We work with other organisations to design and implement qualitative and participatory research projects.  Current and recent projects include:

Gender analysis and child protection mapping, Bangladesh for Girl Effect

The People in the Pictures: vital perspectives on Save the Children’s image making: A four-country research project on representation and image-making processes for Save the Children UK (2014-17). Research methods include individual interviews, focus group discussions and workshops with children.

Moving Forwards for Plan International UK and Plan International Bangladesh: Formative qualitative research with adolescent girls to inform Menstrual Hygiene Management programming in Bangladesh. Methodology informed by Human Centred Design (HCD). With Jane Martin of A learning brief, published by Plan International is available based on the research.

Baseline assessment and staff training for AWSAD: Supporting Womankind’s partner in Ethiopia to conduct a baseline, review and test data collection tools and train staff in monitoring learning and evaluation to support their implementation of a 3-year Comic Relief-funded project.

Stand Strong – Women and politics in Sierra Leone:  Part of Christian AID’s assessment of its governance programming. Designed evaluative research to explore the gender dimensions of voice, politics and power, in Kailahun, Sierra Leone, enabling research participants to record, photograph and video their experiences in their own words, and training staff and participants in a range of research skills.  With

Participatory needs assessment for Theatre for a Change and their work with female sex workers and sexually exploited girls. We used a combination of interviews, theatre-based methods, and video to generate inclusive debate and evidence. Read report. Read blog.

Training and support

Life stories of parents of children with disabilities: Design and delivery of a life story project for Health Prom in Ukraine

Schools-based oral history project on childhood: Design and delivery of reminiscence and oral history project with two schools and community members in North Camden with The Winch.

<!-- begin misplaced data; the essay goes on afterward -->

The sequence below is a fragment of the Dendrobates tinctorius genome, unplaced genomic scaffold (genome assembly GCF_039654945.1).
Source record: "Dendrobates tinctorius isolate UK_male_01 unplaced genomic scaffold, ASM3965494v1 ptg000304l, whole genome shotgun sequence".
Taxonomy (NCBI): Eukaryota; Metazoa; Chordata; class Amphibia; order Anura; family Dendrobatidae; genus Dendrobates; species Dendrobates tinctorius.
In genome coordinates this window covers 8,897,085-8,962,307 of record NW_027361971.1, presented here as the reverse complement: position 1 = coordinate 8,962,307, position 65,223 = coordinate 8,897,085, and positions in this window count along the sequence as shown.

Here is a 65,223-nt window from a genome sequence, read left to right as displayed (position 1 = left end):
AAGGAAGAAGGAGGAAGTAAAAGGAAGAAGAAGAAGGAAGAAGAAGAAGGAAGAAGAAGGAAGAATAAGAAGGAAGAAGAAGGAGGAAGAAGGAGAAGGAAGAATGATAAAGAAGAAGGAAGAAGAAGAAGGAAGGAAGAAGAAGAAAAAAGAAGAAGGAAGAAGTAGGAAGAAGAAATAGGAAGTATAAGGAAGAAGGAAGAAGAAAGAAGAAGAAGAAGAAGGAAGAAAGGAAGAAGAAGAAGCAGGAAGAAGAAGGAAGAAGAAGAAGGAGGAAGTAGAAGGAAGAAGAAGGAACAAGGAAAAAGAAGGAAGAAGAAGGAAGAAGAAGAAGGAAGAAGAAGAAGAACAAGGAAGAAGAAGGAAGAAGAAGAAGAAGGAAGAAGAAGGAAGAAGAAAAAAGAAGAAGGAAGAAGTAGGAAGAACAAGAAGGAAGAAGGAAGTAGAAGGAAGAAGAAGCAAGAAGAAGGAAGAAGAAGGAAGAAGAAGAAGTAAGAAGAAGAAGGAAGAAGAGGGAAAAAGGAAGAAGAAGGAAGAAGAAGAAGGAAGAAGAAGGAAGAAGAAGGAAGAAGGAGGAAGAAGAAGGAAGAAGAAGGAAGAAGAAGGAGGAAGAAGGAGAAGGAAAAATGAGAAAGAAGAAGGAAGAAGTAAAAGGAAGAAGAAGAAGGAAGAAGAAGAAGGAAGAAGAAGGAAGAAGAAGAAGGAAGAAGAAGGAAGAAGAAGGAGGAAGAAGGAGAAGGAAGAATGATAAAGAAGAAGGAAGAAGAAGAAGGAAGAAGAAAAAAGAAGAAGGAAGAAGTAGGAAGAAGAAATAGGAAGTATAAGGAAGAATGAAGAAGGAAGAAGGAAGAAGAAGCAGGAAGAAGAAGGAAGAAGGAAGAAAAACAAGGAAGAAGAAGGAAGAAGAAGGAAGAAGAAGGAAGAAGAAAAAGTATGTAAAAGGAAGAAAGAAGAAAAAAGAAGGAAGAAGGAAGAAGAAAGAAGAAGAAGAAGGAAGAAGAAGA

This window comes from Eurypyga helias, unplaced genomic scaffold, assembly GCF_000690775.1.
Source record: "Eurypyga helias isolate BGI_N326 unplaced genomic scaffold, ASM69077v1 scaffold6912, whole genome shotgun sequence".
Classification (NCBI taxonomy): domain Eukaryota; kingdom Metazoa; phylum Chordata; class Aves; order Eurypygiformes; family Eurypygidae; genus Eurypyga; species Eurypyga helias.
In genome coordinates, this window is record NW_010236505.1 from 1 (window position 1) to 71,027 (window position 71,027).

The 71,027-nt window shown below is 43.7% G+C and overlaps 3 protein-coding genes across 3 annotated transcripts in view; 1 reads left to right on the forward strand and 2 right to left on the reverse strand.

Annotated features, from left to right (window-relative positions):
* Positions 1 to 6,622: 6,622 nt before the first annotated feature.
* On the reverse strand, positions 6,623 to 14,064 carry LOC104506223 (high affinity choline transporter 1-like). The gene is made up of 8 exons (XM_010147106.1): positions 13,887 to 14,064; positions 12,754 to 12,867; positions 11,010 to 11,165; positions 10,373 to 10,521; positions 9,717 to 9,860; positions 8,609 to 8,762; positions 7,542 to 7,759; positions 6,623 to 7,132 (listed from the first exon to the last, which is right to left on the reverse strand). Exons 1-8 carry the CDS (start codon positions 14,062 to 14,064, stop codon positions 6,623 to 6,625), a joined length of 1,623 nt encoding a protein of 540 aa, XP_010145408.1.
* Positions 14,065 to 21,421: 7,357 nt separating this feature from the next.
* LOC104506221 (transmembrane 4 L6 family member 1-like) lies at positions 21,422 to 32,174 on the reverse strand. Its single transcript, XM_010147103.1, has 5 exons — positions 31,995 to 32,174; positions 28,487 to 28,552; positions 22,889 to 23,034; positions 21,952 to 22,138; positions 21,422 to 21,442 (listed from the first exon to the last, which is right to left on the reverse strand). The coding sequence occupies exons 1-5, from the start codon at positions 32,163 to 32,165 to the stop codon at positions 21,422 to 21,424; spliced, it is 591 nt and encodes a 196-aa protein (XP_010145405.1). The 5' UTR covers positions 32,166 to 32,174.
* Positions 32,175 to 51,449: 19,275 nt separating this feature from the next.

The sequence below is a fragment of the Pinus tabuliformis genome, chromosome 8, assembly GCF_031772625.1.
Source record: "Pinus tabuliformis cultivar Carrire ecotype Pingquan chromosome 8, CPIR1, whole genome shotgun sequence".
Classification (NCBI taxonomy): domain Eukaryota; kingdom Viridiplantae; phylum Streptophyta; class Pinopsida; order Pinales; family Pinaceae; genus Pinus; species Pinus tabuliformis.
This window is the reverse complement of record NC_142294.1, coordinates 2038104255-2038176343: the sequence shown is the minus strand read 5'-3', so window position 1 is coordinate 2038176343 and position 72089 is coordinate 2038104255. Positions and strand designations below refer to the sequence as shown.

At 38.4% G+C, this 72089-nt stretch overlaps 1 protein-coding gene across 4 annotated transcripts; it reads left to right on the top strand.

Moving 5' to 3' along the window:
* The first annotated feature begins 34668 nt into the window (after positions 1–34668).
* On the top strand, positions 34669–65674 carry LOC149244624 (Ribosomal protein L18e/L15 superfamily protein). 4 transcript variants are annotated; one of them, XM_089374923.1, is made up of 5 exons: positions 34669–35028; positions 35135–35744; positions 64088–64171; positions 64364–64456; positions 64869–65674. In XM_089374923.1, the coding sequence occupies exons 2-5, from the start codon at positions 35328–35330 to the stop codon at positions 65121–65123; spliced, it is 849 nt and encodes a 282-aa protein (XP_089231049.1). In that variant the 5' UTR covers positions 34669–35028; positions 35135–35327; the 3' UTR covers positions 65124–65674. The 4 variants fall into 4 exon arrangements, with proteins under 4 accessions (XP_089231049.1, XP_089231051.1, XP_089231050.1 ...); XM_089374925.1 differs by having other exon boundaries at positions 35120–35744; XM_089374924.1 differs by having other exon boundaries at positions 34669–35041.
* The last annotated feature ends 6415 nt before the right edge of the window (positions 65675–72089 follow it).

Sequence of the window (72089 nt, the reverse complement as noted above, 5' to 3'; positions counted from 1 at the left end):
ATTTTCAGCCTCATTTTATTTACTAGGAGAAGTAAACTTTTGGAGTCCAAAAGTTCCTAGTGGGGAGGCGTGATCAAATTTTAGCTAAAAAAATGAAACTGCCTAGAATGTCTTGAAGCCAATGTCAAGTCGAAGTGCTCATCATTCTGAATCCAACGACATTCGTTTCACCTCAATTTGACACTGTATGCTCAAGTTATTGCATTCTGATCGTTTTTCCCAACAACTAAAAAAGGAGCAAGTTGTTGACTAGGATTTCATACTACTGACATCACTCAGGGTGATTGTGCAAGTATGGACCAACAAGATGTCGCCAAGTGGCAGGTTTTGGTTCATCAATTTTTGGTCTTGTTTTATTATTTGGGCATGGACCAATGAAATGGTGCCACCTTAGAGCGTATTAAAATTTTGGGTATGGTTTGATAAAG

OTW is currently working with partners to develop and fundraise for an oral history project with Syrian refugees in the UK.

The archive

OTW is in the process of securing the transfer of the 20-year old Panos London Oral Testimony Programme archive to SOAS as part of its NGO, Charity and Campaign Group Archives.

Give Stigma the Index Finger: Swaziland, Ethiopia and Mozambique (2011 – 2015)


Oral Testimony Works, together with Panos Eastern Africa and Panos Southern Africa worked with IPPF and its national partners in Mozambique, Ethiopia and Swaziland to complement the Stigma Index work with oral testimony and media activities.  The Give Stigma the Index Finger project (2011-2015) increased understanding of HIV stigma by empowering men and women living with HIV to take an active part in research and resulting advocacy on HIV stigma.

In each country at least 10 PLHIV (men and women) participated in a five-day oral testimony training workshop. Most of those participating had also worked as community researchers on the Stigma Index, and many were adherence counsellors. The practical workshops covered questioning skills, topics for interview, recording equipment, interview relationships, informed consent, and transcription.

Following each workshop the interviewers returned to their home areas and recorded and transcribed a further four interviews with people living with HIV. They generally interviewed people with whom they had an existing relationship through their support associations. Project coordinators supported the interviewers during this process and organised a review meeting halfway through the interview collection. Interviewers also came together at the end of the process to share their analysis of the testimonies and ideas for communication.

In total, 140 people living with HIV in Swaziland, Ethiopia and Mozambique were able to share their experiences, memories and views freely in an open-ended interview, recorded in their own language by a counsellor or activist (whom they already knew), with the assurance of anonymity. Thirty-one of these testimonies were translated into English and a selection were edited for an IPPF publication, and extracts from 21 of these were shared by Oral Testimony Works as part of 21 stories 21 days.

At a national level OTW and IPPF are supporting partners to communicate these testimonies to national audiences through radio and community dialogues.  Through the media workshops and fellowships programmes by Panos Southern Africa and Panos Ethiopia, a total of 30 articles appeared in the national media across the three project countries.


  • Expert workshop for the Community Media Archive – an AHRC project, Sheffield (15 May 2013)
  • ‘Resettlement, Rehabilitation and Benefit Sharing in Infrastructure Development – A World Bank and ASCI conference, Hyderabad, India (20-21 May 2013).  Download the presentation Read the article: Resettlement: It’s complicated!
  • Translating Freedom Workshop, Centre for Applied Human Rights, University of York, 1-3 July 2013
  • Edgar Graham Book Prize 2013 for Displaced: the human cost of development and resettlement. Read the blog and Olivia Bennett’s acceptance speech, London (November 2013)
  • Professional development workshop for freelance oral historians, London (28 January 2014)
  • Hidden Voices workshop, Reverent Actions – an AHRC project, London (31 January 2014)
  • Record, rewind, reflect: oral testimony and development, Brighton and London (June 2014)
  • Content, Users, Communities: Going Digital for Who? – Masterclass for MA students from the School of Film, Media and Music, University of Sussex (1 October 2014)